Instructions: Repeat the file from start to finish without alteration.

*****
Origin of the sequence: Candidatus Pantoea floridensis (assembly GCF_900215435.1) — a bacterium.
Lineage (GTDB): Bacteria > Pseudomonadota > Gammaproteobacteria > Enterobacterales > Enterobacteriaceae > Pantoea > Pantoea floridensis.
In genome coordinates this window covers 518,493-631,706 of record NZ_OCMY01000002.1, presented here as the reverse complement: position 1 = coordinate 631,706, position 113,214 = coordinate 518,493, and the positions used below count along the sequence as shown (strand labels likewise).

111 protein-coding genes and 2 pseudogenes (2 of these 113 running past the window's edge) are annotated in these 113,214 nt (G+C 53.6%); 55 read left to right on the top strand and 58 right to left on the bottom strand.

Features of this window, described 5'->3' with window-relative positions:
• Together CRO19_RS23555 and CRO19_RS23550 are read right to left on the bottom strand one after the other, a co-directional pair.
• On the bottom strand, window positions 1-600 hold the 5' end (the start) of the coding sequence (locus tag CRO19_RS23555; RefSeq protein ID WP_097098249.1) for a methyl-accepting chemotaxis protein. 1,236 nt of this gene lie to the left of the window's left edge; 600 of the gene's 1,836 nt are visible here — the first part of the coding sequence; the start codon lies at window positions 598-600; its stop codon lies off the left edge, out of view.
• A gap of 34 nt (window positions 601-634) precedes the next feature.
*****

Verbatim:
Origin of the sequence: Candidatus Pantoea floridensis (assembly GCF_900215435.1) — a bacterium.
Lineage (GTDB): Bacteria > Pseudomonadota > Gammaproteobacteria > Enterobacterales > Enterobacteriaceae > Pantoea > Pantoea floridensis.
In genome coordinates this window covers 518,493-631,706 of record NZ_OCMY01000002.1, presented here as the reverse complement: position 1 = coordinate 631,706, position 113,214 = coordinate 518,493, and the positions used below count along the sequence as shown (strand labels likewise).

111 protein-coding genes and 2 pseudogenes (2 of these 113 running past the window's edge) are annotated in these 113,214 nt (G+C 53.6%); 55 read left to right on the top strand and 58 right to left on the bottom strand.

Features of this window, described 5'->3' with window-relative positions:
• Together CRO19_RS23555 and CRO19_RS23550 are read right to left on the bottom strand one after the other, a co-directional pair.
• On the bottom strand, window positions 1-600 hold the 5' end (the start) of the coding sequence (locus tag CRO19_RS23555; RefSeq protein ID WP_097098249.1) for a methyl-accepting chemotaxis protein. 1,236 nt of this gene lie to the left of the window's left edge; 600 of the gene's 1,836 nt are visible here — the first part of the coding sequence; the start codon lies at window positions 598-600; its stop codon lies off the left edge, out of view.
• A gap of 34 nt (window positions 601-634) precedes the next feature.